One band that really embodies the old saying of “practice makes perfect,” is the country-punk rock group Lucero. They’ve been bringing their distinctly Memphis sound all over North America since 1998, all while keeping their original lineup, which is pretty impressive for bands in their genre.

Dubbed one of the hardest working bands of the past decade, Lucero performs about 250 shows a year, honing a unique sound and maturing lyrically. Their latest album, All A Man Should Do, released last month is testament to these sharpened skills and is a gritty synthesis of soul, rock and country that’s distinctly Memphisian.

"I was 15 years old in 1989,” said Ben Nichols, the lead guitarist and vocalist. “This record sounds like the record I wanted to make when I was 15. It just took 25 years of mistakes to get it done."

You see, practice makes perfect. Lucero has worked on this new album with producer Ted Hutt (for the third time) and recorded at the famous Ardent Studios, experimenting with soulful elements like tinkling pianos and vibrant horns, while maintaining that rough-around-the-edges style that fans have known to love. Lucero still maintains the soul roots of their hometown of Memphis, Tenn., just with a more polished sound that comes with a bigger band and more hands in the production studio. Overall, it’s a massive improvement over their last album, Women and Work.

Backing Nichols’ iconic gruffy vocals is Roy Berry on the drums and John Stubblefield on bass. Rick Steff’s responsible for the swooning sounds of the accordion, organ and piano on this new album, which contributes to its slightly romantic-pop feel. It’s the “softest” Lucero album to date, but some tracks, like “Can’t Wait To Hear Them Howl,” send slight nods to their past rowdiness with background horns and a catchy chorus in Nichols’ signature Southern drawl.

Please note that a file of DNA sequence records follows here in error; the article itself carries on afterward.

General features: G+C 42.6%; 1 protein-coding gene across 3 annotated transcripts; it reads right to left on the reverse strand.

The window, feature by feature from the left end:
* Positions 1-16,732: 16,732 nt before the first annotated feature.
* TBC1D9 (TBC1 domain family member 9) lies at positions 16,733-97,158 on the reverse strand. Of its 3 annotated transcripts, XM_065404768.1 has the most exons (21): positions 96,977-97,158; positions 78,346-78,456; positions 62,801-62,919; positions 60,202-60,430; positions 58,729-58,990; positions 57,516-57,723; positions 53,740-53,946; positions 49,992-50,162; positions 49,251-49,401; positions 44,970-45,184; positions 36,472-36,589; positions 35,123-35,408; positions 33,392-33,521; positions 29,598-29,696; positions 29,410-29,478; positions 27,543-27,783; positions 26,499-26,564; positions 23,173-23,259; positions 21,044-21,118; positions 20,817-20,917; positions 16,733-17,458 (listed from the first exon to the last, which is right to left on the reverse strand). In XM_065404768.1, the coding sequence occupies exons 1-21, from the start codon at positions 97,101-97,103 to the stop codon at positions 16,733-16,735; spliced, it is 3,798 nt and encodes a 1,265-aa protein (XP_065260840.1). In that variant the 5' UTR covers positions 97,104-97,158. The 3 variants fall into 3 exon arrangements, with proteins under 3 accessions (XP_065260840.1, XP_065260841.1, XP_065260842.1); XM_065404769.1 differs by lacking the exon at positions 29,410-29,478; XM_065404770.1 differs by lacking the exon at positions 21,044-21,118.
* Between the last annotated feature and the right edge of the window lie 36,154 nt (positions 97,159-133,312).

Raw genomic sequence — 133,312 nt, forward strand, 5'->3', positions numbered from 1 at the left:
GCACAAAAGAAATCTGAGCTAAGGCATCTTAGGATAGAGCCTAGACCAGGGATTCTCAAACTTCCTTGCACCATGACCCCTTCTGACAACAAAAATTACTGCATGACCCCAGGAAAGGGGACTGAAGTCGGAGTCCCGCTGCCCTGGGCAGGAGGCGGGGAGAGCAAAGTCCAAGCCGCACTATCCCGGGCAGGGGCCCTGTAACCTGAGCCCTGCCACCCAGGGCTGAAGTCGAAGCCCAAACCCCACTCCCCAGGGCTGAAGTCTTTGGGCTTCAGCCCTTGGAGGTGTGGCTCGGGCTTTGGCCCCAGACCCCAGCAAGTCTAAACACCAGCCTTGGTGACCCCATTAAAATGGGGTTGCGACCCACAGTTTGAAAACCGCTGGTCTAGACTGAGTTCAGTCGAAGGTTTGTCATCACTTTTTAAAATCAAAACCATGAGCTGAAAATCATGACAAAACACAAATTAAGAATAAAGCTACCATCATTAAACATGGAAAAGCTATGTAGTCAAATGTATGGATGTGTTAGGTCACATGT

Lucero’s passion for genuine songwriting is still strong in All A Man Should Do as well, but it’s undergone a softer makeover. Nichols still sings with his raspy, monotone growl, but weaves tales of heartbreak, loneliness and growing up. The song “My Girl & Me in ‘93” is a dreamy, charming love story that can take you back to your first relationships. It perfectly captures the exciting, fluttering feelings of first love.

Lucero’s new album has many sides to it, and each song might strike a personal chord with different people. There’s the fast paced, Southern punk jam side and the wallowing in heartache sad bastard ballad side. There’s a road trip vibe with “Went Looking For Warren Zevon's Los Angeles” and the whimsical romantic vibe with the highly hummable “I’m In Love With A Girl.”

There’s plenty to get emotionally attached to when Lucero brings their melodic sounds of the South, to Portland this Saturday.

Lucero | Port City Music Hall, Portland | Saturday, Oct. 10; doors at 8:00pm, show at 9:00pm |

Recommended for you

(0) comments

Welcome to the discussion.

Keep it Clean. Please avoid obscene, vulgar, lewd, racist or sexually-oriented language.
Don't Threaten. Threats of harming another person will not be tolerated.
Be Truthful. Don't knowingly lie about anyone or anything.
Be Nice. No racism, sexism or any sort of -ism that is degrading to another person.
Be Proactive. Use the 'Report' link on each comment to let us know of abusive posts.
Share with Us. We'd love to hear eyewitness accounts, the history behind an article.